The Pursuit of Joy... Mar 25, 2008
I was thoroughly pleased when offered a copy of The Skull Cage Key as a review book because I had recently read a glowing endorsement in Essence magazine for the debut novel by Michael Marriott. I am a fan of the Sci-Fi/Paranormal genre and have enjoyed Patrik's Picks tremendously in the past, so I anxiously settled in with this latest recommendation. Unfortunately, after reading the last page, I am not as enthusiastic about the book as Patrik.
The novel opens strongly enough with a young, virile man, Army, engaged in an unfulfilling affair with his demanding employer during the celebration of the Chinese New Year in a posh hotel suite in 2041 New York City. Within a few pages, Army is rendered unconscious and awakens to find his lover's decapitated body in the tub and himself in police custody as a person of interest. Fast forward a few days later when his boss's decomposing head literally lands on his parents' home, he recognizes a setup when he sees one. Fleeing as a prime suspect, he goes on the lam determined to clear his name and find the real murderer(s). In a parallel plotline, there is Reagan, an ousted, racist cop with a shady past who is obsessed with the dark, exotic, and extremely beautiful pleasurist (akin to a futuristic prostitute), Oona, who just happened to bedazzle Army from afar minutes before his boss's beheading.
The selling of joy/happiness is the craze behind the new, highly addictive drug, Hedz. However, harvesting joy comes with a fatal blow as the drug is derived from freshly obtained brain matter. The rich and happy are targeted for their endorphin-rich memories of lavish vacations and lush lifestyles. When wealthy and often high-profile targets command the attention of the police to address their murders, Reagan is hired as a private consultant to work the most recent case involving Army's boss.
It is difficult to pinpoint exactly where I started losing interest, but I think it could very well be I never truly connected with Army, Oona or their plight - there just was not enough there for me to care about them as individuals or as a potential couple. Although Reagan was intentionally an unlikeable character, I found his storyline a tad more interesting than Army and Oona's. It was truly the intrigue surrounding the new drug, Hedz, and Reagan's shady underworld involvement with the sleazy Harlemite drug dealers that kept me reading as it proved to be more interesting than Army (including his family), Oona, and Reagan combined. At times, the story read somewhat like a screenplay with numerous chase scenes, weapons-fire and multiple explosions. Factor in a sexy, handsome protagonist and irresistible, highly desirable pleasurist hovering about, there was little doubt that the requisite sex scenes were dutifully (and tastefully) infused throughout the novel.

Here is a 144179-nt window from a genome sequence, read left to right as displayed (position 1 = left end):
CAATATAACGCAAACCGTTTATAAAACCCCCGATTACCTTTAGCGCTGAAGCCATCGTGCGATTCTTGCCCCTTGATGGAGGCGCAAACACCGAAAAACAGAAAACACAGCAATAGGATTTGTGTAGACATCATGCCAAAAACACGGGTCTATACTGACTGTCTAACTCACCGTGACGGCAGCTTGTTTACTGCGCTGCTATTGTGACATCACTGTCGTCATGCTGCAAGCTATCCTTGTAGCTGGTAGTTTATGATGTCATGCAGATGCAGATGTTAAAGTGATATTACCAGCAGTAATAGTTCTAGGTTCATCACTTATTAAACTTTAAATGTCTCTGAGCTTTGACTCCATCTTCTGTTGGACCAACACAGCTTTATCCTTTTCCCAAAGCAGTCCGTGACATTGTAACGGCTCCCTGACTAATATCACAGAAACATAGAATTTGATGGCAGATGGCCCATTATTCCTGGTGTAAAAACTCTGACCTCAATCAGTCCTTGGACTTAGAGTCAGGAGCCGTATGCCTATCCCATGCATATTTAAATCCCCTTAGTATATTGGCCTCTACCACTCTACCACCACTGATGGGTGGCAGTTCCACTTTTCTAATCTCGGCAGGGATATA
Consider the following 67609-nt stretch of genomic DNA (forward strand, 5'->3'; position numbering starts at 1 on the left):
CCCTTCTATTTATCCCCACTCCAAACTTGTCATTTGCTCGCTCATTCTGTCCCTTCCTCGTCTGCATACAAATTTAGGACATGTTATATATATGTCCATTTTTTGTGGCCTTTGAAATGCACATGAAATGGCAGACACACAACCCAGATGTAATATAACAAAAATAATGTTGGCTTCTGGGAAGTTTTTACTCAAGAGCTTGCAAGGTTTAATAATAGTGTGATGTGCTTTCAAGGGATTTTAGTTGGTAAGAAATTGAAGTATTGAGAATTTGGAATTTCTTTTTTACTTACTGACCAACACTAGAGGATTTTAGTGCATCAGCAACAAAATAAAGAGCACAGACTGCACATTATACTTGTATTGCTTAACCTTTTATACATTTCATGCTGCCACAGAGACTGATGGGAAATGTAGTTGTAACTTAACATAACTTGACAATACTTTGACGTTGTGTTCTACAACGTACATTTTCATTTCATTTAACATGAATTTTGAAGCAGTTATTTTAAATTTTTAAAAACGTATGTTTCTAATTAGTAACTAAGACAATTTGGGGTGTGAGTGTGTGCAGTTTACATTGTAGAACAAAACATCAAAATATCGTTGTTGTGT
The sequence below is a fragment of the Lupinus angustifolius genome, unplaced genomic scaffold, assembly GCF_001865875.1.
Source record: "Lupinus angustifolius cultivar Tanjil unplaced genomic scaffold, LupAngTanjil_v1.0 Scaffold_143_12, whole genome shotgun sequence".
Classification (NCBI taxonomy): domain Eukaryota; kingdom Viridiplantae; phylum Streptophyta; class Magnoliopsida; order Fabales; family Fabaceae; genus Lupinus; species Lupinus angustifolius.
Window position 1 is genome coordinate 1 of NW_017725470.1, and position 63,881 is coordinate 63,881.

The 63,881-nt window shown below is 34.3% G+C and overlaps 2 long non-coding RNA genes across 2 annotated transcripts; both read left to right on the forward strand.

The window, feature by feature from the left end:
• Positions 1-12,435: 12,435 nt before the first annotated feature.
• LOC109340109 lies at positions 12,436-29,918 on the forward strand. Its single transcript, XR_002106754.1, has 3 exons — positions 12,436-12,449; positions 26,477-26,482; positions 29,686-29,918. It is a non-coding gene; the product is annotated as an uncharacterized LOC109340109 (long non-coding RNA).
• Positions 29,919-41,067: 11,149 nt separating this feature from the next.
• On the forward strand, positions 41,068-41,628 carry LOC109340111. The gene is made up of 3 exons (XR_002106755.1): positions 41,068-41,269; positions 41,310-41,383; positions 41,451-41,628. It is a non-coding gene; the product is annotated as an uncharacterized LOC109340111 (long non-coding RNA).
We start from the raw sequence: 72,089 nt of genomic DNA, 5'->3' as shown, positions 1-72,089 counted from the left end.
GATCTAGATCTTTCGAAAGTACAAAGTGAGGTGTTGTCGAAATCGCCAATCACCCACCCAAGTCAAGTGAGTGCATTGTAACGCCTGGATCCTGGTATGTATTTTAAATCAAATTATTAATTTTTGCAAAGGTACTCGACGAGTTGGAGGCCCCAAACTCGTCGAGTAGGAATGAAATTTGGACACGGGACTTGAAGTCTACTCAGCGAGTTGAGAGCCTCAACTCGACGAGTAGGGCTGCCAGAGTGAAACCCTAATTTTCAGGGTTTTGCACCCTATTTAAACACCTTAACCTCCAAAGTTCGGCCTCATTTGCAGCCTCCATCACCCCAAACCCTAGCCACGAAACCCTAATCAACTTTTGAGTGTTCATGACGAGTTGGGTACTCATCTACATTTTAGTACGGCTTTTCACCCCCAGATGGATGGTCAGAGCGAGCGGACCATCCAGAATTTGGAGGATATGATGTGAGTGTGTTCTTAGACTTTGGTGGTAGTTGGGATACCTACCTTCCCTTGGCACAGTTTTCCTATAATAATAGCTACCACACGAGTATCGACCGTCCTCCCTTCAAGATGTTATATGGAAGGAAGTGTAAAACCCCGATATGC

For me, the most notable aspect (and possibly an unintentional by-product) of the novel is the author's keen rendering of an underlying political landscape, cultural amalgamation, and the complex social constructs in the not too distant future. He effortlessly folds in the concepts of Terrorist Wars, the migration of racial classifications/identities to simply Lights and Darks, the everlasting War on Drugs (same modus operandi, different drug), the use of lotteries in education, and the Maternal Order concept where surrogate motherhood is taken to another level. Such notions and speculation surrounding the evolution and morphing of unresolved contemporary social problems are, at a minimum, thought-provoking. The infusion of authentic historical references from Renaissance Harlem to current events adds a sense of nostalgia and relevance.
The Skull Cage Key is well-written, well-imagined, and fairly well-paced (there were some slow passages for me). It is a novel that I recommend with caveats - from a positive angle, it has smatterings of SciFi elements in terms of cool innovative gadgetry, artificial intelligence, very light erotica in terms of few sex scenes and the introduction of "jellies" in the sex trade of the future, and intrigue in the murder, mayhem, and pursuit to find the real Hedz culprits. From a negative angle, because of the broad coverage across three or so genres, a "true" fan of any singular genre might not be satisfied with the offering as a whole. Thus the middle of the road rating and encouragement to just give it a try and decide for yourself.
Reviewed by Phyllis Rhodes APOOO BookClub March 23, 2008